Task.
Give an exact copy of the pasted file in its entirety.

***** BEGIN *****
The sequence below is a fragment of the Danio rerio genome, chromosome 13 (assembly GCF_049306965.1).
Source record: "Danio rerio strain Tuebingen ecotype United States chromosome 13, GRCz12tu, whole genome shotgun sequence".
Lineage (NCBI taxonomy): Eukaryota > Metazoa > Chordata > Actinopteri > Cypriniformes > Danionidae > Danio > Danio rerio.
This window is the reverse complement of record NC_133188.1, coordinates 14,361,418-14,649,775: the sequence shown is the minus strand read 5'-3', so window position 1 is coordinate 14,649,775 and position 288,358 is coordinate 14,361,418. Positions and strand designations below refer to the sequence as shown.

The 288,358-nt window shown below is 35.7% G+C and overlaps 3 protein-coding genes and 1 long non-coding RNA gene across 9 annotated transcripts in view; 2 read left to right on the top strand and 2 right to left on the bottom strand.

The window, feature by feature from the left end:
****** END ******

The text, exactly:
The sequence below is a fragment of the Danio rerio genome, chromosome 13 (assembly GCF_049306965.1).
Source record: "Danio rerio strain Tuebingen ecotype United States chromosome 13, GRCz12tu, whole genome shotgun sequence".
Lineage (NCBI taxonomy): Eukaryota > Metazoa > Chordata > Actinopteri > Cypriniformes > Danionidae > Danio > Danio rerio.
This window is the reverse complement of record NC_133188.1, coordinates 14,361,418-14,649,775: the sequence shown is the minus strand read 5'-3', so window position 1 is coordinate 14,649,775 and position 288,358 is coordinate 14,361,418. Positions and strand designations below refer to the sequence as shown.

The 288,358-nt window shown below is 35.7% G+C and overlaps 3 protein-coding genes and 1 long non-coding RNA gene across 9 annotated transcripts in view; 2 read left to right on the top strand and 2 right to left on the bottom strand.

The window, feature by feature from the left end: